Develop skills required to test the design / wire-frames. Some references are below:
Test for user flows/navigation, user behavior in the design cycle. Do not wait until the end of functional testing, to begin with, User Interface and User Experience testing. We are responsible for a user forming good habits when they use the software built. Let us make every click count :)
Development Cycle
Test the code that is being developed for missing validations, known vulnerabilities and bugs, ask for access to the code, database and learn what is being implemented as part of a fix and what is the impact of the fix. This helps us as testers to learn about the fix and the impact early on. And help identify a bug during the coding cycle and in fixing it then rather than wait for the fix to be made, unit tested and deployed on to the test server to be tested and then for the bug to be logged in the bug logging system to be fixed and re-tested.
This to me sounds like a waste of valuable time for all involved.
Testing Cycle
Now that a lot of time has been invested by you in testing at different cycles of the project, utilize the testing time effectively to test the system post-integration. Take time to learn about effective bug logging, interactions with the application, it’s users and let us invest time to gather user feedback and enhance the product suitably.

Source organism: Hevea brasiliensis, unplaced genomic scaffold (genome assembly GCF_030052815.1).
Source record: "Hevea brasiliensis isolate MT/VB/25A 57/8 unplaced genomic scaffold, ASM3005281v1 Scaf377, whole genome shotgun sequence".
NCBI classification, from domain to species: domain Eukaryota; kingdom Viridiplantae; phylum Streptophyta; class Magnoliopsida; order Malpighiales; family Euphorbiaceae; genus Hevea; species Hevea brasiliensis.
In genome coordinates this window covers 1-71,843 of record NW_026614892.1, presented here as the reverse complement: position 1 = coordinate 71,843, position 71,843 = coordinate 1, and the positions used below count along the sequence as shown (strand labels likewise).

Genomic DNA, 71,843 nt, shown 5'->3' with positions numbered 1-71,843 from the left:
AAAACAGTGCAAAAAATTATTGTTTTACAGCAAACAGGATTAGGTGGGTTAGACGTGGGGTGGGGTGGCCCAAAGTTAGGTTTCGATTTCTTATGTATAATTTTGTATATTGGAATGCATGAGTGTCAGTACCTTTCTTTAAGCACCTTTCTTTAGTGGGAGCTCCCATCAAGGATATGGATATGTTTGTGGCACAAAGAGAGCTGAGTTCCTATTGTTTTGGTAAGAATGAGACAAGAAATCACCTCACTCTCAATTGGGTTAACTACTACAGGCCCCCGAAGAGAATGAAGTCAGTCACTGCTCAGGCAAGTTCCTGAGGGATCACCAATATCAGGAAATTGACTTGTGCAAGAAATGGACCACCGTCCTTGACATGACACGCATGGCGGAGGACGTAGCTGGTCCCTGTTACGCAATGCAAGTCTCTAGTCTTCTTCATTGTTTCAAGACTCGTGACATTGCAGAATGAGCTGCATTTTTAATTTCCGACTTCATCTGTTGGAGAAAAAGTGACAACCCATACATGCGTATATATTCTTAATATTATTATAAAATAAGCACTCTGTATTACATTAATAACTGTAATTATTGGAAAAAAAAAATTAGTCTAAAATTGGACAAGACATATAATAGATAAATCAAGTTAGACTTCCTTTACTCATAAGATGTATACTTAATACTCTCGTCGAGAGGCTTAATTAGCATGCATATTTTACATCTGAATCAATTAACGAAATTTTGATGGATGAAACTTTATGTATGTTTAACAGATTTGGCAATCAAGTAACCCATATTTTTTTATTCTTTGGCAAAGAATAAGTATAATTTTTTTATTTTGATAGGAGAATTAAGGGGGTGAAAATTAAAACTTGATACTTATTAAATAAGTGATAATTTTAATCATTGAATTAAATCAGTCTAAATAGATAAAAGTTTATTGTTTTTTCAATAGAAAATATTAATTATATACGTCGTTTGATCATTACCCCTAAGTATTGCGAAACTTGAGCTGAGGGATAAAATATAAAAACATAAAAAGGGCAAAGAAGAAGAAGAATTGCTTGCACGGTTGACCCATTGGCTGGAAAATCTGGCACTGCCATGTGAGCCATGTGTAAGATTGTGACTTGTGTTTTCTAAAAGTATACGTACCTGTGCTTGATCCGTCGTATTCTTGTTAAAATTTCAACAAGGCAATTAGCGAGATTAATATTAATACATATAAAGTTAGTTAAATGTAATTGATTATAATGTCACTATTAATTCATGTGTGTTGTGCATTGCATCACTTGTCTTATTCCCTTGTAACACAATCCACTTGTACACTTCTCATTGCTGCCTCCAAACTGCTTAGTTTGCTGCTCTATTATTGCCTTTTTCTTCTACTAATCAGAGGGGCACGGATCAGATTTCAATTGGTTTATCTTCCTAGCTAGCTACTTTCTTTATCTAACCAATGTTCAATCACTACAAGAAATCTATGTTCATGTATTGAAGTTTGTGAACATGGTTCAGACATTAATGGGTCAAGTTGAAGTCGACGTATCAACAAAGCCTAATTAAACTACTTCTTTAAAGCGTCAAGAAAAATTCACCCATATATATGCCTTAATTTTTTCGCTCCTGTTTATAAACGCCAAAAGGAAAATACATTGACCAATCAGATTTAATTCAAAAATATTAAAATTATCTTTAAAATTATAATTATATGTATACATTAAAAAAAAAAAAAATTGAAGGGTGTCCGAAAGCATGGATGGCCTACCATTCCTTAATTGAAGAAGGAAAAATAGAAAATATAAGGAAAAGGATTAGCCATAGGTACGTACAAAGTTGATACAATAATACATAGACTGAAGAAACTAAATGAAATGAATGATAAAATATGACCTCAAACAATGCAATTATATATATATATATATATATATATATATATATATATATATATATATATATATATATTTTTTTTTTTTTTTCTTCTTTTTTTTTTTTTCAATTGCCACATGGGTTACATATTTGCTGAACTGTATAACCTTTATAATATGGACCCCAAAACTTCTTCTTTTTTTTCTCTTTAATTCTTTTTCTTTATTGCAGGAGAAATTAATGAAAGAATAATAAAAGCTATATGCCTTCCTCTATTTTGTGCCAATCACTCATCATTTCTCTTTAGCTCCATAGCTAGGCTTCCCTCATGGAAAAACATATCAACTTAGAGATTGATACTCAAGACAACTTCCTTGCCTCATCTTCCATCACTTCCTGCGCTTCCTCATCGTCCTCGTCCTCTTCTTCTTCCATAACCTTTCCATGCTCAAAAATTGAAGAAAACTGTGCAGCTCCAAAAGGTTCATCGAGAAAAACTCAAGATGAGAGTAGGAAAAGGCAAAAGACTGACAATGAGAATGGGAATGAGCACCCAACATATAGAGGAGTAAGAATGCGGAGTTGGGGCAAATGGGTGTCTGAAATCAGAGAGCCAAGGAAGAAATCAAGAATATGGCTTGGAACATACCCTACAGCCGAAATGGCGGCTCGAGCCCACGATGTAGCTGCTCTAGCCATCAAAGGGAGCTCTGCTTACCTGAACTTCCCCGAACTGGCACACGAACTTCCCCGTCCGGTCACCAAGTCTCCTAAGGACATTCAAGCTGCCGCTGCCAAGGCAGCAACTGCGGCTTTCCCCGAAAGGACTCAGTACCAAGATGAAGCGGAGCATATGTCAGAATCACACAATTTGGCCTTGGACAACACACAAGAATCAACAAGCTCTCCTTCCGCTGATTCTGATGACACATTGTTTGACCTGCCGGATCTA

Release Cycle
Proceed confidently to the release cycle. Take time to test the release notes in dev/test/beta phase. Check for version numbers, fixed bugs section, whether adding this information creates an impact, can we do away without adding the trivial details. Those users who will read the release notes (which is not equal to the number of downloads) are unforgiving if there is nothing new that they can learn post reading the notes. Add value to bug logging and enhancing the product quality at this stage too.
Maintenance Cycle
Use this time to work on those low priority bugs and get it fixed and re-tested along with the other bugs found by the team or a user feedback/suggestions/user reviews that you read.
Invest time earned to learn, take testing courses, give talks, attend webinars and conferences, invite users to test and to gather another test idea. Up-skill to remain relevant in the ever-changing and ever-growing industry.
Investing early efforts to test can help address major problems which we are facing as testers.
1. No time to test.
2. Building credibility early on.
3. Knowing that this credibility eventually gets translated to respect and testers being treated equally with the other roles in an organization.

My question for you today is: Do you recognize valuable respected testers around you? 
If yes, make them your mentors today. They are waiting for you too :)

1 comment:

Global App Testing said...

I think it is absolutely imperative that QA/testing starts to get a seat at the table from all the stages of software projects. Here at Global App Testing, it is something that we preach to our clients. The earlier you can get testers and QA involved in the project, the quicker the turn around time, the less impact of bugs you end up finding and the better the quality of the end product. Your post was well thought out and thorough - nice!